En EspaŅol

Q. Who is Mr. Smarty Plants?

A: There are those who suspect Wildflower Center volunteers are the culpable and capable culprits. Yet, others think staff members play some, albeit small, role. You can torture us with your plant questions, but we will never reveal the Green Guru's secret identity.

Help us grow by giving to the Plant Database Fund or by becoming a member

Did you know you can access the Native Plant Information Network with your web-enabled smartphone?

Share

Ask Mr. Smarty Plants

Ask Mr. Smarty Plants is a free service provided by the staff and volunteers at the Lady Bird Johnson Wildflower Center.

Search Smarty Plants
    
 
See a list of all Smarty Plants questions
Can't find the answer in our existing FAQs, submit a question to Mr. Smarty Plants.
Need help with plant identification, visit the plant identification page.
 
rate this answer
Not Yet Rated

Monday - August 20, 2007

From: West Bloomfield, MI
Region: Midwest
Topic: Pruning, Herbs/Forbs
Title: Leggy purple coneflower
Answered by: Barbara Medford

QUESTION:

Last year I planted purple coneflowers and this year when they bloomed they were extremely tall & leggy. I'd like next year to get them to be shorter and fuller. How do I do that & is it something I should do to them this year or next year? Also, should they be cut all the way down in the fall?

ANSWER:

Echinacea purpurea (eastern purple coneflower) is naturally a tall and leggy plant. The height of the plant is given at 2 feet to 5 feet, and that is almost all stems for the flowers, as the basic plant is a low-growing rosette, with smaller leaves along the stems up toward the flowers. Legginess in plants is usually caused by too much shade and, although this plant is said to be tolerant of part shade, perhaps yours are getting too much shade. Since I don't think there is any way a plant can be trained to be shorter, and since you are obviously growing the plant for its lovely wildlife-attracting flowers, it would seem your choices are to move the plants into a sunnier spot and get used to tall flowers. In answer to your question about cutting them down in the fall, if you would like to give the birds a chance at the seeds in the "cone", don't deadhead them too soon. However, just about any plant benefits from having spent flowers and stems clipped off and discarded. This will encourage them to bloom more and help to prevent disease and insects from gathering around the dead plant tissue.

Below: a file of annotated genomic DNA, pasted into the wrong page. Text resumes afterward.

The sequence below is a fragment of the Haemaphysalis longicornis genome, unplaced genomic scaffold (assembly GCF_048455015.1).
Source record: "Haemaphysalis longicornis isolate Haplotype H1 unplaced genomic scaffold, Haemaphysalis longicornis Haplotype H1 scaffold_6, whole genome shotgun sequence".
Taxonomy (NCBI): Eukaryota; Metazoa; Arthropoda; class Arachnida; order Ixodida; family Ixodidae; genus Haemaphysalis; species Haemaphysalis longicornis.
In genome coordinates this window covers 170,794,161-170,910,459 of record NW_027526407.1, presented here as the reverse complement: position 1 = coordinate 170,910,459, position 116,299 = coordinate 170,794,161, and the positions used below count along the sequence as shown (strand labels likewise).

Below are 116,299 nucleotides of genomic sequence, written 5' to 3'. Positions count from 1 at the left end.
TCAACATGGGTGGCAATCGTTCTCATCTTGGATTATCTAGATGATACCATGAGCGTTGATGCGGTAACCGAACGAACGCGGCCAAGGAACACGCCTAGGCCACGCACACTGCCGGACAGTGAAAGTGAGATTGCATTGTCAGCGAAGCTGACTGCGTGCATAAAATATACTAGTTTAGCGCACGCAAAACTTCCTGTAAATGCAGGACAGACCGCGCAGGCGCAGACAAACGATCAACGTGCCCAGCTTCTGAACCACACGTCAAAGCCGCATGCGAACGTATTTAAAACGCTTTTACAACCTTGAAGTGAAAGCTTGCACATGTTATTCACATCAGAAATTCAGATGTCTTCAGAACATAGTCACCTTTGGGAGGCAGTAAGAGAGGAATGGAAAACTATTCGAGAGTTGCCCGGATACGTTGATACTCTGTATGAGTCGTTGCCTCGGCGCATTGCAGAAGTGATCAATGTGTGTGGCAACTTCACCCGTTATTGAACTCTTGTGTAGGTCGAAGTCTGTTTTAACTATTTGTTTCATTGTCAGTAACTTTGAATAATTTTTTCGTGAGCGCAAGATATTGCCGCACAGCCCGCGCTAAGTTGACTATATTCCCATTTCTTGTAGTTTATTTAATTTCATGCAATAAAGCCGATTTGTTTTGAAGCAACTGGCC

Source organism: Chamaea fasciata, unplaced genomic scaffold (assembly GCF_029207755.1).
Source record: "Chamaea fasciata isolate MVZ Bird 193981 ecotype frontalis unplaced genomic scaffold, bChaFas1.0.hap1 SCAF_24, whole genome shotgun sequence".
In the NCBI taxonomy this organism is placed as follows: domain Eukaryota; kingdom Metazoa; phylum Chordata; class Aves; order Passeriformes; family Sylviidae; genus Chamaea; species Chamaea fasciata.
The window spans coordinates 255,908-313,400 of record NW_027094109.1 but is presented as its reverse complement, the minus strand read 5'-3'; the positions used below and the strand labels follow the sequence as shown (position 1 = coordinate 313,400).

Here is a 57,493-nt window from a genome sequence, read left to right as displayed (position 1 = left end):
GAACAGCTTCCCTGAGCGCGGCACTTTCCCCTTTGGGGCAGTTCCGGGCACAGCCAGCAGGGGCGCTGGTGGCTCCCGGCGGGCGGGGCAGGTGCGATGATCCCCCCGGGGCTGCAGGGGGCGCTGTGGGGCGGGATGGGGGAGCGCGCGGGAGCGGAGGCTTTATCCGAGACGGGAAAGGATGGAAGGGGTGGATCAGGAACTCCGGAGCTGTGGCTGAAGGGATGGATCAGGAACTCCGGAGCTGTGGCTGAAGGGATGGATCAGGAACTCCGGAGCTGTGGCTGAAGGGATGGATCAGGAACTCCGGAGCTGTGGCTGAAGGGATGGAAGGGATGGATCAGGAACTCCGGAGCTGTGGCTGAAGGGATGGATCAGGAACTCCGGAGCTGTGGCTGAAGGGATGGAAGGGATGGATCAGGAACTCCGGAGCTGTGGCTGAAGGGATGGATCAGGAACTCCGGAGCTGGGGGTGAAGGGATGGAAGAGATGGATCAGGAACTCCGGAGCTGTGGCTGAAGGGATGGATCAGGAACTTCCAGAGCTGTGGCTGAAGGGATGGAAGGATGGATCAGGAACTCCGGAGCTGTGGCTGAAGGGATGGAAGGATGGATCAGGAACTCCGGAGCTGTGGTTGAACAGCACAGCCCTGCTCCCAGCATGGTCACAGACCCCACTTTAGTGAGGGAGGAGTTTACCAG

Echinacea purpurea

 

 

More Herbs/Forbs Questions

Native plants for a littoral zone in Fort Myers, Florida
June 05, 2009 - Dear Mr. Smarty Plants, What native plants would you recommend for the littoral zone on a pond in Fort Myers Florida? Damon's Mom
view the full question and answer

Blueberries & Raspberries for Walla Walla WA
October 17, 2011 - Which blueberry and raspbery plants grow best and suvive winter in Walla Walla Washington
view the full question and answer

What to do with 200 yucca seedlings in Sandusky, OH?
August 31, 2013 - I have over two hundred 3 month old yucca seedlings from my last yr. Yucca plants. I soaked the the seeds for 24 hrs. planted them in trays and now they are abt. 2 inch tall. My question is, should I ...
view the full question and answer

Problems with non-native parsley from Brooklyn NY
June 17, 2012 - Had beautiful flat leaf parsley plants recently turn yellow & die. Found black armadillo like bugs bored throughout the roots. Now they're spreading. How do I kill them without contaminating the pla...
view the full question and answer

Best time to plant wetland plants in NY
April 19, 2010 - Hello Mr. Smarty Plants - I'm working on a fresh water, shoreline wetland creation project in New York State. I've created two zones of native wetland plantings, an emergent shallow marsh zone ...
view the full question and answer

Smarty Plants's Facebook profile Support the Wildflower Center by Donating Online or Becoming a Member today.

Mr. Smarty Plants wants you to be his Facebook friend. Click the Facebook icon to add yourself to Mr. Smarty Plants list of friends.
E-NEWSLETTER | BECOME A MEMBER | DONATE NOW | MEDIA | SITEMAP
© 2014 Lady Bird Johnson Wildflower Center